Germany is Europe's largest car manufacturer. According to the European Automobile Manufacturers' Association, some 750,000 people worked in the German automotive sector in 2010. France (200,000 employees) and Italy (170,000 employees) were a distant second and third. Germany also holds around 30 percent of the European market share in the automotive sector. During the financial crisis, the German government subsidized the purchase of new cars to support the hard-hit German car industry. German car manufacturers are doing relatively well compared to others in Europe, mostly because German brands have managed to grow in other markets, especially in China.
In 2011, France was the second-largest car producer in Europe, just edging out Spain if trucks and buses are excluded. The French government is looking for ways to support its struggling automobile industry, which focuses its sales mostly on the European market. The French car industry has not had a trade surplus since 2007, an indication of how French producers have lost competitiveness even to newer EU members.
Eastern and Central European countries have strengthened their positions in the automotive industry compared to Western Europe. The Czech Republic and Poland are Eastern and Central Europe's largest producers — they even rank ahead of Italy, which has traditionally had a strong car industry. Foreign investment into Central and Eastern European automotive industries grew significantly in the years leading up to the financial crisis in 2008. Investment tapered off during the crisis, but over the last decade the region's automotive industry (especially in Poland, the Czech Republic, Hungary and Romania) has become more prominent, while it has dropped in significance in Western Europe. For instance, Eurostat figures indicate the number of employees working in vehicle manufacturing in Western Europe fell over the past decade while it increased in Central and Eastern Europe. Moreover, the percentage of value added to GDP by the sector increased in Central and Eastern Europe while it decreased in Western Europe (with the exception of Germany).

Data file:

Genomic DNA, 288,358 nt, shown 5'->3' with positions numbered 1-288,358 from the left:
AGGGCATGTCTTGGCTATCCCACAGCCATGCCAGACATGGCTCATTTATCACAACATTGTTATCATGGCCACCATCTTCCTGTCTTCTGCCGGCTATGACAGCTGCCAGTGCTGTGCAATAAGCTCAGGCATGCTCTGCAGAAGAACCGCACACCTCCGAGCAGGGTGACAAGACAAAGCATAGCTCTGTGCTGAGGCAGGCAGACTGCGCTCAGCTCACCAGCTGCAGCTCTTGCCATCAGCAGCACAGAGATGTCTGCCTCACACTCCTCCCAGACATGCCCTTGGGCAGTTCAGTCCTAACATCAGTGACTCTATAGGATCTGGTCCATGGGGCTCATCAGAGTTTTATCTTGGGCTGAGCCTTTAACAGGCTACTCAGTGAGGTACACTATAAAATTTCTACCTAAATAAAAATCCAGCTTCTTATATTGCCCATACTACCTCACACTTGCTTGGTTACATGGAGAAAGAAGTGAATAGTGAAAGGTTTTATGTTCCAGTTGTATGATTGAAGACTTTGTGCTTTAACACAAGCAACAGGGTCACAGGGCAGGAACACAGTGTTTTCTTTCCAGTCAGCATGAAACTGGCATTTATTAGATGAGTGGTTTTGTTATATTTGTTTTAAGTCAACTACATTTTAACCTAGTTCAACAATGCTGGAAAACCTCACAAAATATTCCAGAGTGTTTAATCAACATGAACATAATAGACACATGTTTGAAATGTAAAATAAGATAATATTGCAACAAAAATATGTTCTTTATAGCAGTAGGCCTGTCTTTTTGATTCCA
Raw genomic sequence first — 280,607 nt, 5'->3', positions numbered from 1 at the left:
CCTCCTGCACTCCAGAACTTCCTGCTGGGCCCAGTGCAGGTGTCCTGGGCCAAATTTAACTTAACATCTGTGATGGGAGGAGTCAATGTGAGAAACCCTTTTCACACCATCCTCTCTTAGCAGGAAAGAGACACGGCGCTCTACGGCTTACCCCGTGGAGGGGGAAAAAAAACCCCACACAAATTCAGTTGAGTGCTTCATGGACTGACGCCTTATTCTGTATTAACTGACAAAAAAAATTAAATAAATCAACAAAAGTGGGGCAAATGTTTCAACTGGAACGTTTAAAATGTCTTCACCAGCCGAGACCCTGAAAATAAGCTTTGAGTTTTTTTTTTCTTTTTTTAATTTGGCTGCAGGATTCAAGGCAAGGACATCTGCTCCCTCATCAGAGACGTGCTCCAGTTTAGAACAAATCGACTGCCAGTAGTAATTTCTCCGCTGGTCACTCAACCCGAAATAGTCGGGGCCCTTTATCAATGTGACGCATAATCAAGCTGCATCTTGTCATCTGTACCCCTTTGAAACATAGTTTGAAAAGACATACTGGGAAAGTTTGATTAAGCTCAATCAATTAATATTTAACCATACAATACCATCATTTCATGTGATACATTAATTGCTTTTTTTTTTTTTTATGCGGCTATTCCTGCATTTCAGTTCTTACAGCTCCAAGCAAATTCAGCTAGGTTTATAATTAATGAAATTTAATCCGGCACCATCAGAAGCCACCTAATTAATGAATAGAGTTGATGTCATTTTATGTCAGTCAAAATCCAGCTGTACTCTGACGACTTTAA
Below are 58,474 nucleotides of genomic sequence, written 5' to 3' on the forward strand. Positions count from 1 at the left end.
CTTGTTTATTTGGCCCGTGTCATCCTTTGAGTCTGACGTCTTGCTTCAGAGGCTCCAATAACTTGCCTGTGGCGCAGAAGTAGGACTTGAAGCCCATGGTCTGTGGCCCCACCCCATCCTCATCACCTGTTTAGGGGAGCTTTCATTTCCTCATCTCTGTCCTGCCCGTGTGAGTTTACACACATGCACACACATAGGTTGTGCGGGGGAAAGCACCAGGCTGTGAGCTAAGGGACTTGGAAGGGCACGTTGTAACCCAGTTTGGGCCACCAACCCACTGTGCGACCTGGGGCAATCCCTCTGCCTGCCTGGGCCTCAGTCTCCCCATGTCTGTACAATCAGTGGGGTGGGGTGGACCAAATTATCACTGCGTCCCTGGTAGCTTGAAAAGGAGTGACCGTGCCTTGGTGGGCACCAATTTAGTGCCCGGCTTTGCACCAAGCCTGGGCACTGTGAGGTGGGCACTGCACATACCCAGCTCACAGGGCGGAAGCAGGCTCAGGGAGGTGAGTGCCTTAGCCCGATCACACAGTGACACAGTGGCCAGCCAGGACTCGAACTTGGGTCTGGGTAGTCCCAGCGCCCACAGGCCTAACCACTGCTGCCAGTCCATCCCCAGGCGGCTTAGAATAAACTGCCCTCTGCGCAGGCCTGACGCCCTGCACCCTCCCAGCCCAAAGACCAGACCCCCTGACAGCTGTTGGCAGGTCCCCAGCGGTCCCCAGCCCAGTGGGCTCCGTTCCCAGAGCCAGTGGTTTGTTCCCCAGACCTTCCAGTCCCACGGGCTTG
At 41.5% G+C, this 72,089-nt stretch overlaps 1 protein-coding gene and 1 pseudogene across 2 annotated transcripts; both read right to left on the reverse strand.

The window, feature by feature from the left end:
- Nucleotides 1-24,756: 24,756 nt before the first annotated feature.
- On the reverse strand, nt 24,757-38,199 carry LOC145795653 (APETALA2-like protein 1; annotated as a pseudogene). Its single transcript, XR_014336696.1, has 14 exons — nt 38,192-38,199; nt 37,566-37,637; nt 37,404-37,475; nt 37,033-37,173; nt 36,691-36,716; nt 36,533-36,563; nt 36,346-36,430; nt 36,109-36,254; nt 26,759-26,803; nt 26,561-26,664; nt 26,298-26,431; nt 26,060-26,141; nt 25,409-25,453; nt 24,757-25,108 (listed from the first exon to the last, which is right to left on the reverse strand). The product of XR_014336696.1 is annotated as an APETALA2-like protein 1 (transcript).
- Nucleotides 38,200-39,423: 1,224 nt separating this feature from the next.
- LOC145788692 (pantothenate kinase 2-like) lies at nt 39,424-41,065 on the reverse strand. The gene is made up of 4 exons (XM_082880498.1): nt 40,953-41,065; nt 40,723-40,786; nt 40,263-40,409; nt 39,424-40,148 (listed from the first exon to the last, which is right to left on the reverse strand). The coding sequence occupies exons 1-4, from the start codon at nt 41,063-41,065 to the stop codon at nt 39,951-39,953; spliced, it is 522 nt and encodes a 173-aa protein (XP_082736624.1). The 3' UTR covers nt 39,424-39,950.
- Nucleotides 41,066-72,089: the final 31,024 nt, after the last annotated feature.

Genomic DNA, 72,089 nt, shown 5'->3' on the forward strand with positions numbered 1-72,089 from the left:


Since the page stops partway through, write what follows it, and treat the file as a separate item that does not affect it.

As new car registration drops for the fifth consecutive year, the industry is struggling with production overcapacity. To overcome this problem, manufacturers have tried since the outbreak of the economic crisis to consolidate production across Europe. However, no country or company is willing to give up production sites and workspaces in order to ensure the wellbeing of its competitors, and efforts at coordination have largely failed.
Overcapacity has long been a problem and will likely become even more prominent. Due to the current economic crisis, car sales are expected to drop further — and even more so if we consider the longer-term ageing and decline of the European population
. In 2011, 21 percent of worldwide vehicle sales occurred in the European Union. The European Union has the largest car fleet in the world, heavily concentrated in Western Europe. A reduction in car sales will have a global impact, but it will do the most harm to manufacturing plants in Europe, where around 85 percent of cars are produced, including cars produced in Europe by foreign companies.
Central and Eastern European countries could be harmed substantially if foreign investors withdraw. Some of these countries have been building up their automotive sectors over the past decade but still lack the financial capacity to support their industries like Western European governments do. Outside Europe, Japan, which accounts for around 28 percent of EU car imports, would be most negatively affected by falling sales because it is the largest car exporter to Europe, followed by the United States (20 percent) and South Korea (14 percent).